Hi folks. Glad to see so many of you read and understood my post. When regarding Y2K problems in the comm net, it helps to remember the Moscow phone system. Ancient equipment, bad wiring - I honestly think the system would be improved if they used all the old stuff BellSouth and AT&T sold or auctioned last year. (Get to the sales from their websites under surplus - auctions aren't on the web yet or not last time I looked) But the system still works for most of the people most of the time. Just frustrates the crap out of anyone used to something better. Now my idea of the very worst we could be reduced to would be the Moscow phone system. And it would not be a permanent problem - we do have the fiber optics and so forth already in place.

The Internet backbone does not have quite the redundancy of the phone system yet - I think that is changing as more demand for bandwidth requires expansion. One of the points I glossed over in the example was that adding a routing center increases bandwidth greatly beyond the simple arithmetic increase you would expect - as it adds so many other possible routing links to the other routing centers. Maybe in another post sometime.

Hardliner - the comm companies don't give details of their billing system to outsiders - and since I am not a phone Phreak I have not tried to hack the system. I do know the Phreaks don't seem to have much trouble bypassing the system - so I would presume the billing requirements could be turned off during an emergency without much trouble - say after a Presidential Executive Order or an order from FEMA - with compensation to come from the general fund after the emergency is over.

I do know the routing centers have emergency power - they don't advertise how long it will last using only what is on site - I know it is longer than three days - because I have been in a wide area blackout for three days and had phone service the entire time. There might be some info from the Public Service Commission on this. BTW - have you ever seen the ad they run down here with the guy who gets locked into a routing center during an emergency drill? He panics when he finds out the doors will be locked for more than a week! Don't know if that is true and they have drills that last that long, or just Madison Avenue talk - cute ad though.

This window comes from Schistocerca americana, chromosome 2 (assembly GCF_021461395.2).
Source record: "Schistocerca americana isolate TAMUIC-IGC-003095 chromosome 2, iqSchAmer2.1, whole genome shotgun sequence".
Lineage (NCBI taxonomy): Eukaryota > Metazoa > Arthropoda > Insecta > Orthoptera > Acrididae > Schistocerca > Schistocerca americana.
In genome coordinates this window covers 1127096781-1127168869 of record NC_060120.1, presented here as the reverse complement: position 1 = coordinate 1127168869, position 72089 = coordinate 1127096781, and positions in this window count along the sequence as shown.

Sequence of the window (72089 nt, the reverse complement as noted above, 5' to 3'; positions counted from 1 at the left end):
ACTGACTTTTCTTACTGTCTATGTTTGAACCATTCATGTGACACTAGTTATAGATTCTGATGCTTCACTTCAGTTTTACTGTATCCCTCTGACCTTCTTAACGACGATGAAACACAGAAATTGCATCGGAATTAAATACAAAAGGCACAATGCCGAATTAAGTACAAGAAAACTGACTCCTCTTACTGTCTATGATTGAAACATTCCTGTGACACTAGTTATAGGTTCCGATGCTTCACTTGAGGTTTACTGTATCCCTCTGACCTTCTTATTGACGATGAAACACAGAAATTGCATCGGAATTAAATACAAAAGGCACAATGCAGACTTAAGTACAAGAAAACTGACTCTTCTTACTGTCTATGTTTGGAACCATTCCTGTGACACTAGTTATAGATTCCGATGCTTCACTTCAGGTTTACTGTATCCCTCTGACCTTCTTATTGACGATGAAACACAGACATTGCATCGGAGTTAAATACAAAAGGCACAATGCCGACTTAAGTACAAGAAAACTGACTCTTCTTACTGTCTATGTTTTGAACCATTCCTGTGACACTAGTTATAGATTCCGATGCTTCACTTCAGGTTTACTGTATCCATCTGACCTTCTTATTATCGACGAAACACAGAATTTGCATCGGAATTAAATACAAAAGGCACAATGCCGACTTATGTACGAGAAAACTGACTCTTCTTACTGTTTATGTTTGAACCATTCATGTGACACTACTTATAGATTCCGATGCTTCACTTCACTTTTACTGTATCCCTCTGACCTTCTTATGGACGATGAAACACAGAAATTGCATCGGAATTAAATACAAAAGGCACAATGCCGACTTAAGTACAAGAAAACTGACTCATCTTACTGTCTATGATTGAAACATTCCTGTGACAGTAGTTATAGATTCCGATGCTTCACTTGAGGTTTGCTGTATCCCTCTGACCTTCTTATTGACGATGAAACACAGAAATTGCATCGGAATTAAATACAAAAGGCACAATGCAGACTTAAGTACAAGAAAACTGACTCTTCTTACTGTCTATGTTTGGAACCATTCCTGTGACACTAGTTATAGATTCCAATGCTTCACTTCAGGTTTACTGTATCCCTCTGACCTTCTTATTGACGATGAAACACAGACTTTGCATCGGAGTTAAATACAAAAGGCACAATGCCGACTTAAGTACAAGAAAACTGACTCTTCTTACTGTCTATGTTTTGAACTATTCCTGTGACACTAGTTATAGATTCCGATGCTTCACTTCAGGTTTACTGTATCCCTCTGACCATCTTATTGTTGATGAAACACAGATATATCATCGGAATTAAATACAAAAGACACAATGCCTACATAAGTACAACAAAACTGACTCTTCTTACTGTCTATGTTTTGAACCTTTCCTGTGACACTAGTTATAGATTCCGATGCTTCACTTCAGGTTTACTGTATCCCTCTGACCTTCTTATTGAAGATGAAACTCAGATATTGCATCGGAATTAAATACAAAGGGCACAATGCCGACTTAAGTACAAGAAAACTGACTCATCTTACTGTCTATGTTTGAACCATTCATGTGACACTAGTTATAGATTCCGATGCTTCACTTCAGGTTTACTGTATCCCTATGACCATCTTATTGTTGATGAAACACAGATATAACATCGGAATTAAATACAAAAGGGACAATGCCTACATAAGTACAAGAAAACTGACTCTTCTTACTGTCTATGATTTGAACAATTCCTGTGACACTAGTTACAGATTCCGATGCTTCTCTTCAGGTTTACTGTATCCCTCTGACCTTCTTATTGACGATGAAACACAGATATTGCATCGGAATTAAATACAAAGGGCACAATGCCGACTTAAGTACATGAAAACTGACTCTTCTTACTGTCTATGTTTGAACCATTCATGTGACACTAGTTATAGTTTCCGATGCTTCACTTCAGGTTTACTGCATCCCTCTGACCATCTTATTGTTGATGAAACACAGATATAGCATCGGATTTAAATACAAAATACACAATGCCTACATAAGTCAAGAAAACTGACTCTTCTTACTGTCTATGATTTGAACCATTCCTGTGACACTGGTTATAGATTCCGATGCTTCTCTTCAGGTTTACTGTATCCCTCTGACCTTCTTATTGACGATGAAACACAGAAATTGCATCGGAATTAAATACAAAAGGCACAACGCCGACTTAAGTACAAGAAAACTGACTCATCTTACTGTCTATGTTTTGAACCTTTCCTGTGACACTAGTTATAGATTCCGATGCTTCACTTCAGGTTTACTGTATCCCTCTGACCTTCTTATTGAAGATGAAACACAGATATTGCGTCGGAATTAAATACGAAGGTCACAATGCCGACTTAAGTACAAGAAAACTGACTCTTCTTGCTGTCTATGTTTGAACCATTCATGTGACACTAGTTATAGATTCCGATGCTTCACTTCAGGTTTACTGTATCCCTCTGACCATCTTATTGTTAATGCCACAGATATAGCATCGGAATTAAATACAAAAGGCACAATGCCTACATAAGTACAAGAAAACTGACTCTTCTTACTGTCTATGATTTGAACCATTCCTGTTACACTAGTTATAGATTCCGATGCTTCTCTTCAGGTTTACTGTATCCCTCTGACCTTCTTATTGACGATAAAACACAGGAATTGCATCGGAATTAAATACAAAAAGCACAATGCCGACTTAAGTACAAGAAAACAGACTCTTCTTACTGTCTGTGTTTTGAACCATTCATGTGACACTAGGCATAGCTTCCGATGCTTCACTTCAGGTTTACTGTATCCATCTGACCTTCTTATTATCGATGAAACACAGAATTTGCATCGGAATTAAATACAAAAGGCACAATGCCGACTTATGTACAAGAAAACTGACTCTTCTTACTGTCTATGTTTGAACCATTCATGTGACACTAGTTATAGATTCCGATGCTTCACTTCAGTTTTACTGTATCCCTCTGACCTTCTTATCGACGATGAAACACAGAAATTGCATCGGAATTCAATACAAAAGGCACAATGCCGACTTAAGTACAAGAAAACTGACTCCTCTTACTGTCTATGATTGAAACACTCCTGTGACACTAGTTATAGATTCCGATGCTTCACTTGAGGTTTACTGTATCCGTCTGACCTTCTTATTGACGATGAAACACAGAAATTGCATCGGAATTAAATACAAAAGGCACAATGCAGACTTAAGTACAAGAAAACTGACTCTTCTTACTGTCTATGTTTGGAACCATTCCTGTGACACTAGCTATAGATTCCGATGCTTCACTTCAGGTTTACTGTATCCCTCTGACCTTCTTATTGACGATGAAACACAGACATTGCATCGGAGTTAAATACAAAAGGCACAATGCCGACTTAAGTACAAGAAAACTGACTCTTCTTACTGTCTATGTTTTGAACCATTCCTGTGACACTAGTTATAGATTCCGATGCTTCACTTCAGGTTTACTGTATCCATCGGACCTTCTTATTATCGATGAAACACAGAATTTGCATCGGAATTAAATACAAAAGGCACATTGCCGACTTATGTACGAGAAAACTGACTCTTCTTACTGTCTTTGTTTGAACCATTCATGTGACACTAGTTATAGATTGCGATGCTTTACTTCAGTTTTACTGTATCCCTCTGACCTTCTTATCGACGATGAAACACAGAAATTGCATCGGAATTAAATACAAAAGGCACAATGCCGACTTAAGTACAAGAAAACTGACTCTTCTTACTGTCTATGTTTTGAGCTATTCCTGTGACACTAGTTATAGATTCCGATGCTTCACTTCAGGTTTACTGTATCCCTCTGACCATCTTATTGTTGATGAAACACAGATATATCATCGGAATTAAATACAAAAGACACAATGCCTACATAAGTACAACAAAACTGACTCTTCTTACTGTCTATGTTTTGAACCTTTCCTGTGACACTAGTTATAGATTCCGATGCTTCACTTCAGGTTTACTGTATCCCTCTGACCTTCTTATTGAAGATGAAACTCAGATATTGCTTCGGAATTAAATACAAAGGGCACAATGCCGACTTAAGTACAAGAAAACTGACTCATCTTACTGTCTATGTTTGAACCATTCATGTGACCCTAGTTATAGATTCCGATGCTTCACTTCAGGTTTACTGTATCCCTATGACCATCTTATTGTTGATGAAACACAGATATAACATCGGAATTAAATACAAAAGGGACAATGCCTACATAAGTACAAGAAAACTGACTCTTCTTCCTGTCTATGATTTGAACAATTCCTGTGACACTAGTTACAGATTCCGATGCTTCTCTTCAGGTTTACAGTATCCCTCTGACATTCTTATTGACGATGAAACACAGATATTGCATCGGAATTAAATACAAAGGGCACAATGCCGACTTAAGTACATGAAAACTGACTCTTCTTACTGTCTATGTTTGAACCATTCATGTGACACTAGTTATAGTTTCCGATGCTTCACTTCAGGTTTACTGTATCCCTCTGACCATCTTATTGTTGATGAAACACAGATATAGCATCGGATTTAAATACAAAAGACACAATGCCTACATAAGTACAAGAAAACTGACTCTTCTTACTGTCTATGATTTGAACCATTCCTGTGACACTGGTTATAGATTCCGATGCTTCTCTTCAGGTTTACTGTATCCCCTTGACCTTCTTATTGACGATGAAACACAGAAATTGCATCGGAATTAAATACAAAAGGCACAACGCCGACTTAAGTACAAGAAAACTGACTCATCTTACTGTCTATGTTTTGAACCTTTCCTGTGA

-- Paul Davis (, January 14, 1999.


Your presumption that the billing code could be bypassed fairly easily seems quite reasonable (at least in a technical sense. The "business case" might be a harder sell) and if an emergency put enough at risk, an EO or FEMA directive is a likely expectation.

I suspect though, that rather than compensation from the general fund (or any compensation at all) the order simply would ban toll calls to all except government and "approved" entities. Somehow the idea of Uncle Sam coughing up to pay for the population's long distance bill doesn't quite ring true. . .

As for the rest, I have to tell you that your information is "hands down" the single best piece of evidence I've seen that we are unlikely to lose the entire phone system, at least initially or all at once.